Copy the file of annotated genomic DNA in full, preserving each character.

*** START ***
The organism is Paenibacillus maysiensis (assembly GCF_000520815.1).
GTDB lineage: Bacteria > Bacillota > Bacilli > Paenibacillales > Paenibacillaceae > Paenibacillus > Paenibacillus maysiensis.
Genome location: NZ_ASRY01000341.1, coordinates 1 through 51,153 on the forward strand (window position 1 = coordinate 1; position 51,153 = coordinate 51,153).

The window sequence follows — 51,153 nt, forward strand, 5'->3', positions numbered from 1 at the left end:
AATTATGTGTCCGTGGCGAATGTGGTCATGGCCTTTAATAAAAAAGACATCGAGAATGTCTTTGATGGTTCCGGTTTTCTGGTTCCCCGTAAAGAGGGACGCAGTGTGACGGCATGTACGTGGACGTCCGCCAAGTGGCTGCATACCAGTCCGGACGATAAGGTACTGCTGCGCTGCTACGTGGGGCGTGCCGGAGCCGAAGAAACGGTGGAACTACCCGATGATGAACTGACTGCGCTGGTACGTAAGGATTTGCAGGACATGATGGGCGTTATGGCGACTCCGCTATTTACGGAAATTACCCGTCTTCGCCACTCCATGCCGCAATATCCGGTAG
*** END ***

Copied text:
The organism is Paenibacillus maysiensis (assembly GCF_000520815.1).
GTDB lineage: Bacteria > Bacillota > Bacilli > Paenibacillales > Paenibacillaceae > Paenibacillus > Paenibacillus maysiensis.
Genome location: NZ_ASRY01000341.1, coordinates 1 through 51,153 on the forward strand (window position 1 = coordinate 1; position 51,153 = coordinate 51,153).

The window sequence follows — 51,153 nt, forward strand, 5'->3', positions numbered from 1 at the left end:
AATTATGTGTCCGTGGCGAATGTGGTCATGGCCTTTAATAAAAAAGACATCGAGAATGTCTTTGATGGTTCCGGTTTTCTGGTTCCCCGTAAAGAGGGACGCAGTGTGACGGCATGTACGTGGACGTCCGCCAAGTGGCTGCATACCAGTCCGGACGATAAGGTACTGCTGCGCTGCTACGTGGGGCGTGCCGGAGCCGAAGAAACGGTGGAACTACCCGATGATGAACTGACTGCGCTGGTACGTAAGGATTTGCAGGACATGATGGGCGTTATGGCGACTCCGCTATTTACGGAAATTACCCGTCTTCGCCACTCCATGCCGCAATATCCGGTAG